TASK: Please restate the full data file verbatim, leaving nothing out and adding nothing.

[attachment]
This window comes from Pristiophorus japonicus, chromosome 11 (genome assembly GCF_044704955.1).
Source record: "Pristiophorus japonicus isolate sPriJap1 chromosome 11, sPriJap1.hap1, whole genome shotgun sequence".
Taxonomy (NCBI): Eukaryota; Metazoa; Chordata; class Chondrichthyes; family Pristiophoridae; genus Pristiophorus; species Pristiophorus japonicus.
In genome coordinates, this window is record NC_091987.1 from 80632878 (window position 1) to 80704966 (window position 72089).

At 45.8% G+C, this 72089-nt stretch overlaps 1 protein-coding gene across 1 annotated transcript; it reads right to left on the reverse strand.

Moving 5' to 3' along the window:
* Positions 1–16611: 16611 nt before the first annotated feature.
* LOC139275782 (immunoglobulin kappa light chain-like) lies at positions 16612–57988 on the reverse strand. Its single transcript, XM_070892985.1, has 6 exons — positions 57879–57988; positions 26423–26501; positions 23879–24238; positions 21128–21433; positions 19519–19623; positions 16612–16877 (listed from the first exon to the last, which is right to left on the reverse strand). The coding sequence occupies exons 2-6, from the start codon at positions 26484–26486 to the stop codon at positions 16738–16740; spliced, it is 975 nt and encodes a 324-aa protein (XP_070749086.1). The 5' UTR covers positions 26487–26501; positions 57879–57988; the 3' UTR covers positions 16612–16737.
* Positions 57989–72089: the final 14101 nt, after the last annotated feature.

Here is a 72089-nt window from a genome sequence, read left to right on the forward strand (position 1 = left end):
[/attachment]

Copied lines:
This window comes from Pristiophorus japonicus, chromosome 11 (genome assembly GCF_044704955.1).
Source record: "Pristiophorus japonicus isolate sPriJap1 chromosome 11, sPriJap1.hap1, whole genome shotgun sequence".
Taxonomy (NCBI): Eukaryota; Metazoa; Chordata; class Chondrichthyes; family Pristiophoridae; genus Pristiophorus; species Pristiophorus japonicus.
In genome coordinates, this window is record NC_091987.1 from 80632878 (window position 1) to 80704966 (window position 72089).

At 45.8% G+C, this 72089-nt stretch overlaps 1 protein-coding gene across 1 annotated transcript; it reads right to left on the reverse strand.

Moving 5' to 3' along the window:
* Positions 1–16611: 16611 nt before the first annotated feature.
* LOC139275782 (immunoglobulin kappa light chain-like) lies at positions 16612–57988 on the reverse strand. Its single transcript, XM_070892985.1, has 6 exons — positions 57879–57988; positions 26423–26501; positions 23879–24238; positions 21128–21433; positions 19519–19623; positions 16612–16877 (listed from the first exon to the last, which is right to left on the reverse strand). The coding sequence occupies exons 2-6, from the start codon at positions 26484–26486 to the stop codon at positions 16738–16740; spliced, it is 975 nt and encodes a 324-aa protein (XP_070749086.1). The 5' UTR covers positions 26487–26501; positions 57879–57988; the 3' UTR covers positions 16612–16737.
* Positions 57989–72089: the final 14101 nt, after the last annotated feature.

Here is a 72089-nt window from a genome sequence, read left to right on the forward strand (position 1 = left end):